Last Friday I “Hot Seated” my “Impact 20 Year Celebration and Impact Factor Movie Premier” Project with my incredible group of talented and brilliant friends, The Impact Platinum Mastermind.
This launch is the most recent in a series of HUGE launches I’ve done over the last 20 years.
It’s complex and very large in scope and for an hour and a half, I spelled out my plan for the launch and got feedback, suggestions, warnings, and critiques.
The next day, my dear friend Timothy D. Craggette messaged me, “So what did you think of the mastermind yesterday?”
And I didn’t answer … until now.
I’ve done hundreds of “Hot Seats” over the last 20 years (on and off the hot seat) and the answer to Timothy’s simple question is complex.
I wanted to try to answer the question in full and share the answer with you because it might help you if you are ever in the position of “Hot Seating” your project in front of a group of remarkable and talented people like the “Impact Platinum Mastermind.”
First of all, when you present a project on a “Hot Seat” you almost always have “Mixed” feelings about the experience.
There are potential downsides every time you put a project on a Hot Seat:
It can be frustrating and discouraging.
You are trying to condense something that you’ve thought and dreamed about for many hours into a short description that in most cases even brilliant people won’t completely understand.
You may feel “People just don’t get it.”
Typically, the people who are critiquing your project feel a responsibility to criticize it.
You may feel, “Nobody likes what I do.”
The people who are critiquing your project feel a responsibility to question whether you should or can do it.
You may feel, “They don’t believe in me”
The people who are critiquing your project will give you a lot of “common sense.”
You may feel, “I already know that.” or “But, I’m not COMMON!”
So why would you ever put yourself through something like that!
There are some priceless upsides.
First of all the “collective brain” is much more comprehensive than your own personal brain ever will be and it’s “additive” in nature.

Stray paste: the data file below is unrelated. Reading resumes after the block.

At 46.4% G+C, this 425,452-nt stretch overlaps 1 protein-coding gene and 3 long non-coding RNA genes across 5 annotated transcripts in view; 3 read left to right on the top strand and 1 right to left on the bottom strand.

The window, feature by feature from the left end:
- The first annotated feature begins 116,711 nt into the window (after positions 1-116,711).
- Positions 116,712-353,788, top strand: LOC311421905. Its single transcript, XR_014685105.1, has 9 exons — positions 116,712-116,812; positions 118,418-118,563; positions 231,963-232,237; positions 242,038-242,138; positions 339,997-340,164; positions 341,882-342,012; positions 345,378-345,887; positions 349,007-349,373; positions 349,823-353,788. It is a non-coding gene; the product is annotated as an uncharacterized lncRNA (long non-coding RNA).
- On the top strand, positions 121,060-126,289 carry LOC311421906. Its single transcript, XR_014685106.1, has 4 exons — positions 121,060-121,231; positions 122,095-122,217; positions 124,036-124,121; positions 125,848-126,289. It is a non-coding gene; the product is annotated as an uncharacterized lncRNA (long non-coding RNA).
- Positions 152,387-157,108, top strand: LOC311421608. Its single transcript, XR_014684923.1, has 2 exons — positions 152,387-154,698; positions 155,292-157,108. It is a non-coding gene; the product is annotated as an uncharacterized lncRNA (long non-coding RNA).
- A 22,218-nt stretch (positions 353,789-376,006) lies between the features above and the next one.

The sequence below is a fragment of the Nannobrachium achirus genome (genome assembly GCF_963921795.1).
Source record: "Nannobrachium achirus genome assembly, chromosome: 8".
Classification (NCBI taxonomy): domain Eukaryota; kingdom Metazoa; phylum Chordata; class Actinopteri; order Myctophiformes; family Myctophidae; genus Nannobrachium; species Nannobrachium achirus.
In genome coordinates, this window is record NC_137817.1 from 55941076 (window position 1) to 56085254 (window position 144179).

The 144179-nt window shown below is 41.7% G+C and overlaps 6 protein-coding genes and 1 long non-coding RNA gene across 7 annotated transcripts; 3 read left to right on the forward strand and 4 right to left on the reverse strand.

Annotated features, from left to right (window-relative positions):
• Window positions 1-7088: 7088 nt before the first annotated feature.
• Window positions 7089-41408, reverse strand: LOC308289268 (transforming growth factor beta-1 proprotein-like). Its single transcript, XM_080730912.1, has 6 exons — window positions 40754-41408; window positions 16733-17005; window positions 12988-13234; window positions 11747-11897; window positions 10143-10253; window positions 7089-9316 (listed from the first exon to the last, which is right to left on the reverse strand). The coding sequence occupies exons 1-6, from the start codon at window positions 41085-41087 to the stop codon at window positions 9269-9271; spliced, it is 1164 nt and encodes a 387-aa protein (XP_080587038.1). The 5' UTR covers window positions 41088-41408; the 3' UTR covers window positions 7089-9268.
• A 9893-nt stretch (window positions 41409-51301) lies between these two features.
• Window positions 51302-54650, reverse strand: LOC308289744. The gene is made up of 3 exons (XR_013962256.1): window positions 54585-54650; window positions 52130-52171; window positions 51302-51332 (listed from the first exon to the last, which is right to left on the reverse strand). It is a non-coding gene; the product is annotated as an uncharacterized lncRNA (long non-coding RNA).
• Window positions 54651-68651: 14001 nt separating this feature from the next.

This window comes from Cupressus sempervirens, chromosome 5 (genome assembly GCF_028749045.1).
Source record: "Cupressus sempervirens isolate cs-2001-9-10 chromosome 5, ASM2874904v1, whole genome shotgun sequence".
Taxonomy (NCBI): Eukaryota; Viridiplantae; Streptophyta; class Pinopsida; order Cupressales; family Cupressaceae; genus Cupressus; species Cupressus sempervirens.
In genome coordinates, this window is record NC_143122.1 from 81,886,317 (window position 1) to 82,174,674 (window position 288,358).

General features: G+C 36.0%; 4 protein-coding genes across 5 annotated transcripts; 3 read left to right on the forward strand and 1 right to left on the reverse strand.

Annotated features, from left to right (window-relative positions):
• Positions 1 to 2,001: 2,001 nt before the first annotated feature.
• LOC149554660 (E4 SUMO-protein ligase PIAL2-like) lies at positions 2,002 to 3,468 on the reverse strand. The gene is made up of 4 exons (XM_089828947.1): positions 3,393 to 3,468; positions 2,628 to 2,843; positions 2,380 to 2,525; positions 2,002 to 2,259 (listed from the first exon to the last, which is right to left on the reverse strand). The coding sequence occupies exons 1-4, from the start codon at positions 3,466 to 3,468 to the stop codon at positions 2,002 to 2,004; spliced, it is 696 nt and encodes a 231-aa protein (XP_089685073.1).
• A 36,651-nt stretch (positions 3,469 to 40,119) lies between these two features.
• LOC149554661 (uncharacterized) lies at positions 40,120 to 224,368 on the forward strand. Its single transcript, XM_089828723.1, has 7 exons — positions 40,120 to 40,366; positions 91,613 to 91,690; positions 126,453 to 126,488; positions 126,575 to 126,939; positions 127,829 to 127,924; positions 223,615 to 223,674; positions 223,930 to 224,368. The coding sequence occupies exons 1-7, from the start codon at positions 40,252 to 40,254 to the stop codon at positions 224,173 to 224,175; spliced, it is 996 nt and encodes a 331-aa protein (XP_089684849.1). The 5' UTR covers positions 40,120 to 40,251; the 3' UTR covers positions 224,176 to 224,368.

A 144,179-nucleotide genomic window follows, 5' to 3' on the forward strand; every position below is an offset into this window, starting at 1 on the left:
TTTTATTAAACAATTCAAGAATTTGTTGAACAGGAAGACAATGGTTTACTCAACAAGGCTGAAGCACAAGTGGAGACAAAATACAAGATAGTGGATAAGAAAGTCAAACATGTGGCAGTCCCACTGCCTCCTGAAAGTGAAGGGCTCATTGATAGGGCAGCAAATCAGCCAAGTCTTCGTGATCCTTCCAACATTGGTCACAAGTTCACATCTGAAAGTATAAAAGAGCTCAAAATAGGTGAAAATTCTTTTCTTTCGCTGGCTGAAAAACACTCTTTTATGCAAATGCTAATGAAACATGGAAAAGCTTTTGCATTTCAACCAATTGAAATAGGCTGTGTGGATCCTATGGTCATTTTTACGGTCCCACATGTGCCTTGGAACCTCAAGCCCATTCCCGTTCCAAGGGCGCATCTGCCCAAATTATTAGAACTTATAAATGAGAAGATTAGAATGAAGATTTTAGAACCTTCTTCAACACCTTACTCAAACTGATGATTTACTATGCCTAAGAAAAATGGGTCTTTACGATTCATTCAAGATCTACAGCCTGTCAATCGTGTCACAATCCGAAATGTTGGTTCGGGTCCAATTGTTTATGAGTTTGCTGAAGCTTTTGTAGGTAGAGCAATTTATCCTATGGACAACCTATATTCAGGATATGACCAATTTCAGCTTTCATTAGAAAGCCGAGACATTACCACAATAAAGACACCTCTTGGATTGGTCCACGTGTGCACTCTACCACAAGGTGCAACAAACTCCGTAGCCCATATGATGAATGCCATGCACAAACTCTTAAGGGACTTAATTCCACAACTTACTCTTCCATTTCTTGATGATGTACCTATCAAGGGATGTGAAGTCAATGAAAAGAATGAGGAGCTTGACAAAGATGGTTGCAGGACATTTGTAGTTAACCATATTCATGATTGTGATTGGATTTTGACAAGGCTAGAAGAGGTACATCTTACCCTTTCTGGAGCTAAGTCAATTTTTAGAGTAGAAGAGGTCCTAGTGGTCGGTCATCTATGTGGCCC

I’ve often done a test with 100 people in the room to challenge the entire room to see a particular insight given a set of data.
Consistently, 1 or 2 people out of 100 will see the insight.
That means there’s a good chance that you will never see it, but someone else will.
If you are going to do a project, you can use all of the insights you can get. And one insight can make a HUGE difference.
The same is true on the problem side.
You don’t know what you don’t know.
It’s really a problem if you don’t know what questions you should be asking in the first place.
A “Hot Seat” can help with that.
Insights can turn into massive opportunities and seeing problems and questions you should be asking can save you endless pain.
That’s a good thing.
Trying to condense something that you’ve thought and dreamed about for many hours into a short description is a great exercise.
You may feel “I know how to make people understand this project better now!”
When the people who are critiquing your project criticize it, you may feel, “That’s something I never would have noticed or even imagined!”
When people who are critiquing your project feel a responsibility to question whether you should or can do it.
You may feel, “I know exactly what to focus on now!” or maybe decide “I really want to do something else instead of this.”
When people who are critiquing your project give you a lot of “common sense,” you may feel, “I should really make a note to remember that.”
So, Timothy, the answer to your question is …
I always feel mixed reactions when I put my projects on the “Hot Seat.”
I expect that some of the things people say may frustrate me or discourage me.
I always TRY to listen instead of arguing (most times with mixed results.)
And then I WAIT at least a few days and think about what they said again.
I think the WAIT part is pretty important.
It gives you the time to get a little distance.
I always find great insights that I never would have thought of and obstacles, with potential solutions.
I always hear some great “common sense” to try to remember.
And I soak in the love and support the remarkable people in the “Impact Platinum Mastermind” always give me.
It’s an incredible group of some of my favorite people on earth.
All the best,
Best-Selling Author and Producer
The Impact Factor Movie
The Impact Masterminds